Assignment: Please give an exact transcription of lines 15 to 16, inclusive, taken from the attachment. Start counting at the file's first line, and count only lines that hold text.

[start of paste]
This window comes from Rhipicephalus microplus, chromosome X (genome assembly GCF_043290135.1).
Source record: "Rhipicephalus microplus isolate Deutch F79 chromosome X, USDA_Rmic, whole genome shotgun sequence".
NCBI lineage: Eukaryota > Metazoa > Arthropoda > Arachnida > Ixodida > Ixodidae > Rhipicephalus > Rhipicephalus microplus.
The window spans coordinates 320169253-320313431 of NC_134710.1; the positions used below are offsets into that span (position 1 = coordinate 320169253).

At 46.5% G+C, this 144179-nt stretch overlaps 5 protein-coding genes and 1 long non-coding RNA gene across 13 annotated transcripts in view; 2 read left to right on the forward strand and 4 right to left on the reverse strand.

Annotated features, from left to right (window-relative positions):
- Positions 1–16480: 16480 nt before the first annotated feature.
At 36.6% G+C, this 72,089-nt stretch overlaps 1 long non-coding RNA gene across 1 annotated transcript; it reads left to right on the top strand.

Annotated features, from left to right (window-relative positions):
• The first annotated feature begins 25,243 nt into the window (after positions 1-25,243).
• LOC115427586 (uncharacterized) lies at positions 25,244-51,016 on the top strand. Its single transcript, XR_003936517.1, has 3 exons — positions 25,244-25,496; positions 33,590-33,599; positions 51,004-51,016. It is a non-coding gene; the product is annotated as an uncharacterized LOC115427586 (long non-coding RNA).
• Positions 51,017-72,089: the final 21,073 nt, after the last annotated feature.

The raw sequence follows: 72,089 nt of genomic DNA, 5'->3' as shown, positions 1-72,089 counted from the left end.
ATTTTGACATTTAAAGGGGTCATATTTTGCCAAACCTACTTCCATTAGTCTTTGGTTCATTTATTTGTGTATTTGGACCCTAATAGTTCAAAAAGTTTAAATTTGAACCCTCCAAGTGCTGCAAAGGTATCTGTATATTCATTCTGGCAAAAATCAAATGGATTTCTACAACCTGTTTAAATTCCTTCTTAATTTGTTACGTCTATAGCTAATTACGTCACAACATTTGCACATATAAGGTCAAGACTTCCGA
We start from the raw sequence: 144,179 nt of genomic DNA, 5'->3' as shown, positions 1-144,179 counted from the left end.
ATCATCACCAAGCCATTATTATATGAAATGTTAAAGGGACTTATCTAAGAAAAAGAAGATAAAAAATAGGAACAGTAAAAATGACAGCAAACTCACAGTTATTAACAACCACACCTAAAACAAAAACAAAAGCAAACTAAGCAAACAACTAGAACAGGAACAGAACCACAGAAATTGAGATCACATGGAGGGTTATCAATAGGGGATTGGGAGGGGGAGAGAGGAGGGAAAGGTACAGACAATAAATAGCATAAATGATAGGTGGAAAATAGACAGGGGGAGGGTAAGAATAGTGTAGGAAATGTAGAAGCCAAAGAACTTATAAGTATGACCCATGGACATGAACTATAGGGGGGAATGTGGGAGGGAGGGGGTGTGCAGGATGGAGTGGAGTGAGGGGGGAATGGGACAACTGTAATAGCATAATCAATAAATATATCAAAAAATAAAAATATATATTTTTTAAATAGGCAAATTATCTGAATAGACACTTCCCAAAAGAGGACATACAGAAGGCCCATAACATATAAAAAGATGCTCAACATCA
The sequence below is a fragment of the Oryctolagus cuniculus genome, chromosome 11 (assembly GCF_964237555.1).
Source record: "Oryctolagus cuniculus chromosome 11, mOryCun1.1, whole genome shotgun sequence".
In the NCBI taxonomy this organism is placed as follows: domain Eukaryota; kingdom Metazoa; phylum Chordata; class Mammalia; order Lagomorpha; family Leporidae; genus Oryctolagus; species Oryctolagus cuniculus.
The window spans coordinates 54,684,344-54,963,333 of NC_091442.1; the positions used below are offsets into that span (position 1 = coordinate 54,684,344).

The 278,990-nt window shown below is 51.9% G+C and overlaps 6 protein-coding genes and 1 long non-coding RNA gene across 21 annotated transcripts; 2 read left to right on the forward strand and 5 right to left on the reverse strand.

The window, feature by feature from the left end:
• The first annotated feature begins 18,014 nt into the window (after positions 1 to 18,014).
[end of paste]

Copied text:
We start from the raw sequence: 144,179 nt of genomic DNA, 5'->3' as shown, positions 1-144,179 counted from the left end.
ATCATCACCAAGCCATTATTATATGAAATGTTAAAGGGACTTATCTAAGAAAAAGAAGATAAAAAATAGGAACAGTAAAAATGACAGCAAACTCACAGTTATTAACAACCACACCTAAAACAAAAACAAAAGCAAACTAAGCAAACAACTAGAACAGGAACAGAACCACAGAAATTGAGATCACATGGAGGGTTATCAATAGGGGATTGGGAGGGGGAGAGAGGAGGGAAAGGTACAGACAATAAATAGCATAAATGATAGGTGGAAAATAGACAGGGGGAGGGTAAGAATAGTGTAGGAAATGTAGAAGCCAAAGAACTTATAAGTATGACCCATGGACATGAACTATAGGGGGGAATGTGGGAGGGAGGGGGTGTGCAGGATGGAGTGGAGTGAGGGGGGAATGGGACAACTGTAATAGCATAATCAATAAATATATCAAAAAATAAAAATATATATTTTTTAAATAGGCAAATTATCTGAATAGACACTTCCCAAAAGAGGACATACAGAAGGCCCATAACATATAAAAAGATGCTCAACATCA